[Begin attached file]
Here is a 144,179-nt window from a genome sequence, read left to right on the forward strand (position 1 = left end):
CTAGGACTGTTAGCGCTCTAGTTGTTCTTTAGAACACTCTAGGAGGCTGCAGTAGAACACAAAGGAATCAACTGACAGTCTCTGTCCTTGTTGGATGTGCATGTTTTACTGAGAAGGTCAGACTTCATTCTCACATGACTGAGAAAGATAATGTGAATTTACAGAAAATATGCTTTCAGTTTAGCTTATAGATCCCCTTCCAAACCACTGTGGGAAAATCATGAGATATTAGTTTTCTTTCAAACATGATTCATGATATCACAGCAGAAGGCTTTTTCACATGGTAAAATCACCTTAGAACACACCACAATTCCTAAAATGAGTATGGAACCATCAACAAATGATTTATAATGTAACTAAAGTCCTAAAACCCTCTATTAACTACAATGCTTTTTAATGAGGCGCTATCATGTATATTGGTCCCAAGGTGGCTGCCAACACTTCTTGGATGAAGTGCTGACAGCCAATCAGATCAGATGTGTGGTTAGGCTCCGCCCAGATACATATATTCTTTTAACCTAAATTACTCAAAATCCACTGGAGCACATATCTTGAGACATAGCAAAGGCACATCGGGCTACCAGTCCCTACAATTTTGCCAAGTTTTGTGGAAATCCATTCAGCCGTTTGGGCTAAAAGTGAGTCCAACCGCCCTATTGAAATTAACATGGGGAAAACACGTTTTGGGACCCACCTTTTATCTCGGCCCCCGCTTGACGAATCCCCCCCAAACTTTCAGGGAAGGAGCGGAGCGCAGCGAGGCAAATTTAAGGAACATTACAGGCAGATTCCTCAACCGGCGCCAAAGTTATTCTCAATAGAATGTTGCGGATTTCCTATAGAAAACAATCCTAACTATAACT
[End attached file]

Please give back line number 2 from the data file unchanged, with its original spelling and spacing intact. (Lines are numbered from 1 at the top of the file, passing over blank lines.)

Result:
CTAGGACTGTTAGCGCTCTAGTTGTTCTTTAGAACACTCTAGGAGGCTGCAGTAGAACACAAAGGAATCAACTGACAGTCTCTGTCCTTGTTGGATGTGCATGTTTTACTGAGAAGGTCAGACTTCATTCTCACATGACTGAGAAAGATAATGTGAATTTACAGAAAATATGCTTTCAGTTTAGCTTATAGATCCCCTTCCAAACCACTGTGGGAAAATCATGAGATATTAGTTTTCTTTCAAACATGATTCATGATATCACAGCAGAAGGCTTTTTCACATGGTAAAATCACCTTAGAACACACCACAATTCCTAAAATGAGTATGGAACCATCAACAAATGATTTATAATGTAACTAAAGTCCTAAAACCCTCTATTAACTACAATGCTTTTTAATGAGGCGCTATCATGTATATTGGTCCCAAGGTGGCTGCCAACACTTCTTGGATGAAGTGCTGACAGCCAATCAGATCAGATGTGTGGTTAGGCTCCGCCCAGATACATATATTCTTTTAACCTAAATTACTCAAAATCCACTGGAGCACATATCTTGAGACATAGCAAAGGCACATCGGGCTACCAGTCCCTACAATTTTGCCAAGTTTTGTGGAAATCCATTCAGCCGTTTGGGCTAAAAGTGAGTCCAACCGCCCTATTGAAATTAACATGGGGAAAACACGTTTTGGGACCCACCTTTTATCTCGGCCCCCGCTTGACGAATCCCCCCCAAACTTTCAGGGAAGGAGCGGAGCGCAGCGAGGCAAATTTAAGGAACATTACAGGCAGATTCCTCAACCGGCGCCAAAGTTATTCTCAATAGAATGTTGCGGATTTCCTATAGAAAACAATCCTAACTATAACT